A government offering such bounty to builders and lenders could have required compliance with nondiscriminatory policy[…] From its inception the FHA set itself up as the protector of the all-white neighborhood. It sent its agents into the field to keep Negroes and other minorities from buying houses in white neighborhoods (qtd on Jackson 196).

Even after the passage of the 1968 Fair Housing Act, which prohibited housing decisions based on race, enforcement of anti-discrimination measures proved problematic. The Act limited the ability of the Department of Housing and Urban Development to initiate investigations, and limited damages in personal lawsuits to $1,000 (Lipsitz 28). As George Lipsitz notes in his book, The Possessive Investment in Whiteness, by 1986 the antidiscrimination mechanisms established in the 1968 law had led to decisions on only about four hundred fair housing cases (29). The Reagan Administration did nearly nothing to enforce the 1968 Fair Housing Act, apparently believing that enforcing anti-discrimination laws would hurt its economic agenda. The Justice Department greatly decreased its prosecution of those accused of housing bias during the early Reagan years, leading to a backlash and the push for an amendment to the Fair Housing Act (Kurtz).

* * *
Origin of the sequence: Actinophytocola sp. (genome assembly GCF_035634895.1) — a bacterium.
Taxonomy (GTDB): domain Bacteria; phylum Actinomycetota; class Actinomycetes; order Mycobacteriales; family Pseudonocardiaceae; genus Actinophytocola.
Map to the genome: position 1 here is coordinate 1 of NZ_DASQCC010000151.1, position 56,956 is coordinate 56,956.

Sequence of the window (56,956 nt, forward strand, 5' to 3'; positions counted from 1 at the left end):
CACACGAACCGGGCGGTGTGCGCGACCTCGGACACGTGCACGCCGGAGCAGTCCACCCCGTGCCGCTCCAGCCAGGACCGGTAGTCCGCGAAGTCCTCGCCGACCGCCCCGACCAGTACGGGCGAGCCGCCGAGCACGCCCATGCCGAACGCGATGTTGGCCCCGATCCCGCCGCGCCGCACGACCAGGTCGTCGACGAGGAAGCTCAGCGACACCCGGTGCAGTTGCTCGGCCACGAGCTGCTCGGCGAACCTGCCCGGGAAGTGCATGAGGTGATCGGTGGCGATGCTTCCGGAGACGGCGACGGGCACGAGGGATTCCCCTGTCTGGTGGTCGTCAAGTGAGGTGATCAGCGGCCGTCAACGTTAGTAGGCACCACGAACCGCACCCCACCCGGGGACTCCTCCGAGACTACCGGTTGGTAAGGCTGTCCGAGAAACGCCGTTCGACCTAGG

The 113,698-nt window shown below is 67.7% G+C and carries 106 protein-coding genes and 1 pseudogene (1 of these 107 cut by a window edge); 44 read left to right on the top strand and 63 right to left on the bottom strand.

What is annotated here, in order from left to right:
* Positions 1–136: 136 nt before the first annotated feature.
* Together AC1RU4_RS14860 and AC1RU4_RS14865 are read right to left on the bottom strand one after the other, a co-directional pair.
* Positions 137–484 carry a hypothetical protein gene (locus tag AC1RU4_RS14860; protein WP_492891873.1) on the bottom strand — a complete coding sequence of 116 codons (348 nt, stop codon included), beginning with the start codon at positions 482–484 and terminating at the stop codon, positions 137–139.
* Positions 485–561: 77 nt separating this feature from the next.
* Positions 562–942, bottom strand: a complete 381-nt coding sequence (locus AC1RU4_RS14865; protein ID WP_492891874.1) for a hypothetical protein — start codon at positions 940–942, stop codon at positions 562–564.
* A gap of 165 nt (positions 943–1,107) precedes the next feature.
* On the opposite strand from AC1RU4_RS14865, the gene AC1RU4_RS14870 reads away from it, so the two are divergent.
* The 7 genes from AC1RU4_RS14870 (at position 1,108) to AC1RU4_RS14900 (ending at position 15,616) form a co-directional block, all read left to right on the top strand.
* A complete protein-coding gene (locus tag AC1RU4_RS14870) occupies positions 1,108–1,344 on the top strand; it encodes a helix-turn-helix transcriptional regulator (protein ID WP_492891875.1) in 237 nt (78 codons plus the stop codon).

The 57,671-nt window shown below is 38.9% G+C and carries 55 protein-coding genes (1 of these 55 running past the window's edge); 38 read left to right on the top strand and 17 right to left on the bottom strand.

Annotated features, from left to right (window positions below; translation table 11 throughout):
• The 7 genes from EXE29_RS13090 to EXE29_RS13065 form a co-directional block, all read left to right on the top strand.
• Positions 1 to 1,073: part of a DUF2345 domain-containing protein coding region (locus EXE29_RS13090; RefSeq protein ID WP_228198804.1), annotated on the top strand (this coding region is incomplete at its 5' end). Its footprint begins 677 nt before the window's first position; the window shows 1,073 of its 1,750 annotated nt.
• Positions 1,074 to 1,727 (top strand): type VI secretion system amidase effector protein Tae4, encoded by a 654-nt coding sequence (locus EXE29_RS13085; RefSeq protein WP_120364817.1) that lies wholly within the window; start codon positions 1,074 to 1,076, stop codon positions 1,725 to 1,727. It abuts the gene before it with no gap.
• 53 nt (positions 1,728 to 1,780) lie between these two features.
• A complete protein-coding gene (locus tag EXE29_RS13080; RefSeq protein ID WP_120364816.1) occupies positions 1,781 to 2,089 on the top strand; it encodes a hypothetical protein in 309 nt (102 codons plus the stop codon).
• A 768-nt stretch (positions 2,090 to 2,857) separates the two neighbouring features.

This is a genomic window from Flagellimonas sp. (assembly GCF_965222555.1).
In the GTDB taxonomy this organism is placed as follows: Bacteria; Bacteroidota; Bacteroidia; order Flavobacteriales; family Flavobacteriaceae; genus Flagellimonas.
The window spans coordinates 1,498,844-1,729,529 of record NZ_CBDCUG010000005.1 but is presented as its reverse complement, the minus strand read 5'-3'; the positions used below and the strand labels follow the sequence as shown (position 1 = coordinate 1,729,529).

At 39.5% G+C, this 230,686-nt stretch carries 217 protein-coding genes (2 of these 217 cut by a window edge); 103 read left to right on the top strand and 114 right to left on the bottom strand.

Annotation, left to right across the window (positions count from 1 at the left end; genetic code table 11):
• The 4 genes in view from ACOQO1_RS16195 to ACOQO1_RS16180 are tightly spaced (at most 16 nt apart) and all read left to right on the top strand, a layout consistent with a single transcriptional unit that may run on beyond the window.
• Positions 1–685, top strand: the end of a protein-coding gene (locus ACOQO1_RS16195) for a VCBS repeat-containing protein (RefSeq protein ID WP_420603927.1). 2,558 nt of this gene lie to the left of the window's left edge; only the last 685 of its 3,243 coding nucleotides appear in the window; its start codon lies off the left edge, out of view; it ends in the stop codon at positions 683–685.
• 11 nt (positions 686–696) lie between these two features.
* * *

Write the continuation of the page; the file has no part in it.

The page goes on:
In 1988 the original Fair Housing Act was amended to increase the enforceability of anti-discrimination measures. Department of Housing and Urban Development attorneys were now able to bring actions on behalf of victims, and the amendment expanded the jurisdiction of the Justice Department (Richardson). But even today, most experts estimate more than two million cases of housing discrimination occur every year without legal action being taken against them (Lispitz 29). As late as 1997 the District appeared to be one of the few jurisdictions with no ongoing efforts to monitor discrimination. “We have the authority to investigate complaints, but because of manpower shortages we haven’t been able to,” said William S. Stancil, special assistant to the director of the District’s Department of Human Rights and Minority Business Development (Mayer 2).